WASHINGTON – The House Energy and Commerce Committee approved legislation today repealing a mandate that requires dealers to provide car buyers with a booklet on vehicle insurance costs.
The bill, H.R. 5859, introduced by U.S. Reps. Gregg Harper, R-Miss., and Bill Owens, D-N.Y., is strongly supported by the National Automobile Dealers Association.
“The federal government has spent hundreds of thousands of dollars over many years to distribute a booklet that contains largely outdated insurance information for customers in the showroom,” said NADA President Phil Brady.
The U.S. Department of Transportation says the booklet is “not useful” and consumers rarely use it.
The booklet, Relative Collision Insurance Cost Information, has been printed and mailed at taxpayer cost to all new-car dealerships since 1991. According to a recent NADA study, 96 percent of dealers reported that none of their customers has ever asked to see the booklet.
Brady added that dealers generally advise their customers to contact their insurance company directly to get an accurate quote on different vehicles.
Passage of the bill would also eliminate a $1,000 per violation fine that dealers could face for non-compliance.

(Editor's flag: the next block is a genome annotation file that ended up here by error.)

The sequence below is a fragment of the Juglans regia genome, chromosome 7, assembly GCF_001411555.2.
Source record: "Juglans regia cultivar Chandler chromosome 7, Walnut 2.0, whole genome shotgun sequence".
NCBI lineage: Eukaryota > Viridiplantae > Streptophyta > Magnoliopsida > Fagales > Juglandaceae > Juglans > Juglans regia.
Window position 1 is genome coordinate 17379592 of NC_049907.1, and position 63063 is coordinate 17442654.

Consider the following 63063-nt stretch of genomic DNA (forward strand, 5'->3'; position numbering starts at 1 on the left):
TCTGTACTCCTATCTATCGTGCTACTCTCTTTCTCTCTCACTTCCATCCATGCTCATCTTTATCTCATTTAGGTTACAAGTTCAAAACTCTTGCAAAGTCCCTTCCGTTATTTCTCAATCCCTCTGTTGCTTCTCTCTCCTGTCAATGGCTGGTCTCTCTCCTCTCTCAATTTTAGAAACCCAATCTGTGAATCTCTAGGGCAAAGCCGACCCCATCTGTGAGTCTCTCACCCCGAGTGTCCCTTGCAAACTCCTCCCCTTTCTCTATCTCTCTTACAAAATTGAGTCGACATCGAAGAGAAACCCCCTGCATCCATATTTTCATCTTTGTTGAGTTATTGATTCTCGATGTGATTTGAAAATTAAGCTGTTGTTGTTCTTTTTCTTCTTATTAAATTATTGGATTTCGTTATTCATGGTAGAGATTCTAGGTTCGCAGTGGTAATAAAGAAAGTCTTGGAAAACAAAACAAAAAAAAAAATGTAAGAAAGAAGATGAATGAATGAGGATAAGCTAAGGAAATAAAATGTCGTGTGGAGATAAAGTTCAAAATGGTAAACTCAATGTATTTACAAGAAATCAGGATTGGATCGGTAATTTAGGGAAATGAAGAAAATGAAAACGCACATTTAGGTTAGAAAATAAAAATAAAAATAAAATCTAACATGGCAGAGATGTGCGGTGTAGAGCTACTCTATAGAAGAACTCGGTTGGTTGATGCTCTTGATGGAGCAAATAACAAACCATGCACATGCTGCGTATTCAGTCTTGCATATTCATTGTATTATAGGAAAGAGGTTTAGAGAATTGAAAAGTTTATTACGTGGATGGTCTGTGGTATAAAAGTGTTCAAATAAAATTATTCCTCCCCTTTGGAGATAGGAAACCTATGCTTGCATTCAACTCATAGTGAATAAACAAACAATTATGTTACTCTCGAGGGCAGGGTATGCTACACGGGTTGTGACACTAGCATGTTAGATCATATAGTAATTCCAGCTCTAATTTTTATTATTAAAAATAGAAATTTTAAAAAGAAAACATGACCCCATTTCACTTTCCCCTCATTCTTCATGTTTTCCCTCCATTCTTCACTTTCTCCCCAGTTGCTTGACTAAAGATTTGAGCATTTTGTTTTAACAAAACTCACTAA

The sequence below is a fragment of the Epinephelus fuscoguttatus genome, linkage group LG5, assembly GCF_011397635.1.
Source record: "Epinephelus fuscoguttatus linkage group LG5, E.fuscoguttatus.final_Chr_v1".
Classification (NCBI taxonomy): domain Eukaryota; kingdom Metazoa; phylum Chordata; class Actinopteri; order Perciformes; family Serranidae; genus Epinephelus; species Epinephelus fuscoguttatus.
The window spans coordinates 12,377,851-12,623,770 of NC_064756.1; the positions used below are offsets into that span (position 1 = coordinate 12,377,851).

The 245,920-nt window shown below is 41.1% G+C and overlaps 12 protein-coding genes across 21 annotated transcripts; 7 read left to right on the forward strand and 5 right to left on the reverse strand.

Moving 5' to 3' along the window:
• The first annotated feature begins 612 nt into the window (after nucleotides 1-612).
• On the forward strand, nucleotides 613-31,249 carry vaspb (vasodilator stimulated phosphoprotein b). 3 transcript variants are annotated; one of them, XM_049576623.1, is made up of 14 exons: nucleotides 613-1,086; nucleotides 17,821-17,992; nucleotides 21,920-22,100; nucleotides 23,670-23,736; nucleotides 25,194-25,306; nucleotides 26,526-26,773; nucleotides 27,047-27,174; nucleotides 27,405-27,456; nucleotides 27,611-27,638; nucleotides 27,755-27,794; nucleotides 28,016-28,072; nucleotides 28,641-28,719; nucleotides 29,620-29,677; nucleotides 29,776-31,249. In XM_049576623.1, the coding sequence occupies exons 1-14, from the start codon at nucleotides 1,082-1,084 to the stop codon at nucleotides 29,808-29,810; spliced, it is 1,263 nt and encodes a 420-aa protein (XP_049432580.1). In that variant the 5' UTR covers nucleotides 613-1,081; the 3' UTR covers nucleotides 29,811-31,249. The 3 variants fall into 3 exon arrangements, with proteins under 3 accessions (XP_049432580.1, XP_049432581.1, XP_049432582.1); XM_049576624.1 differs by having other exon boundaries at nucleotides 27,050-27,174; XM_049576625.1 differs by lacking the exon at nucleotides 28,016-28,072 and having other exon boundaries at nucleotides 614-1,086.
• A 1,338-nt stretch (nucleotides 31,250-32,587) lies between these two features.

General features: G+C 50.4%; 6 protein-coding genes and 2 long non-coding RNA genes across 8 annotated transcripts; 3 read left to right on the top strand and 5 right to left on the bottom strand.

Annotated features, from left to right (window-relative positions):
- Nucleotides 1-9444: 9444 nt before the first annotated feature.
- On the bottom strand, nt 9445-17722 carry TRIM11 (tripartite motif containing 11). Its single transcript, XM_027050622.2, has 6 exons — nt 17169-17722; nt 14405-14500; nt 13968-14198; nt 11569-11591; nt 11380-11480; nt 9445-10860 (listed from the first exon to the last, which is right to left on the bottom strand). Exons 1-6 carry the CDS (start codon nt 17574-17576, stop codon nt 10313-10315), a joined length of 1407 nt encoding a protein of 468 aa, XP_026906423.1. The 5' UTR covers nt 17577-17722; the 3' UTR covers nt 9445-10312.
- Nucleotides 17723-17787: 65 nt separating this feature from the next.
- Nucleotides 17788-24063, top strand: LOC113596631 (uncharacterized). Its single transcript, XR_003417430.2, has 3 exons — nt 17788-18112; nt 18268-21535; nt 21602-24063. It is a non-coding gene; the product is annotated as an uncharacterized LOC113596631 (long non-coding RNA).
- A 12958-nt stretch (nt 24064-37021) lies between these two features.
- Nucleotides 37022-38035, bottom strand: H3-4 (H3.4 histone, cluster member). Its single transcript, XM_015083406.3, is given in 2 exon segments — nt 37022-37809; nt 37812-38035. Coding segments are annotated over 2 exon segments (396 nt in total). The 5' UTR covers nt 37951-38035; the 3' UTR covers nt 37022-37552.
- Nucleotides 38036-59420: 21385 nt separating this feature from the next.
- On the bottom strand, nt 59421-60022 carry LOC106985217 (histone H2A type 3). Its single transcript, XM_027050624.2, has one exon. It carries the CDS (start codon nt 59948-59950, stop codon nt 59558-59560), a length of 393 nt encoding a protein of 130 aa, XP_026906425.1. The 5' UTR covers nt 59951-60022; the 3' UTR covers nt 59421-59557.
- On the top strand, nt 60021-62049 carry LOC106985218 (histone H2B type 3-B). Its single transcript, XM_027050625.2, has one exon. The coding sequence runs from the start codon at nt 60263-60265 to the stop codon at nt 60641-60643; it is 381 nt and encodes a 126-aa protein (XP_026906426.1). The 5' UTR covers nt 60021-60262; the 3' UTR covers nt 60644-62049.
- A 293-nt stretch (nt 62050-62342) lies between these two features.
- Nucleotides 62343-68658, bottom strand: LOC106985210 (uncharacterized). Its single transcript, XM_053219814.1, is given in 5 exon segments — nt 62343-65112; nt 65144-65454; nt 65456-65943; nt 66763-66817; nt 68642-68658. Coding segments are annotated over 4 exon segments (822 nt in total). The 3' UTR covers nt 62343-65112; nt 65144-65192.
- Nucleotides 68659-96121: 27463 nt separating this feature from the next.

Brady applauded the committee’s action and commended Reps. Harper and Owens, saying that “this is one less mandate and potential fine that dealerships will have to face.”
The NADA Story
The NADA story began in 1917 when 30 auto dealers traveled to the nation’s capital to convince Congress not to impose a luxury tax on the automobile. They successfully argued that the automobile is a necessity of American life, not a luxury. From that experience was born the National Automobile Dealers Association. Today, NADA represents nearly 16,000 new-car and -truck dealers, with 32,500 franchises, both domestic and international. For more information, visit www.nada.org.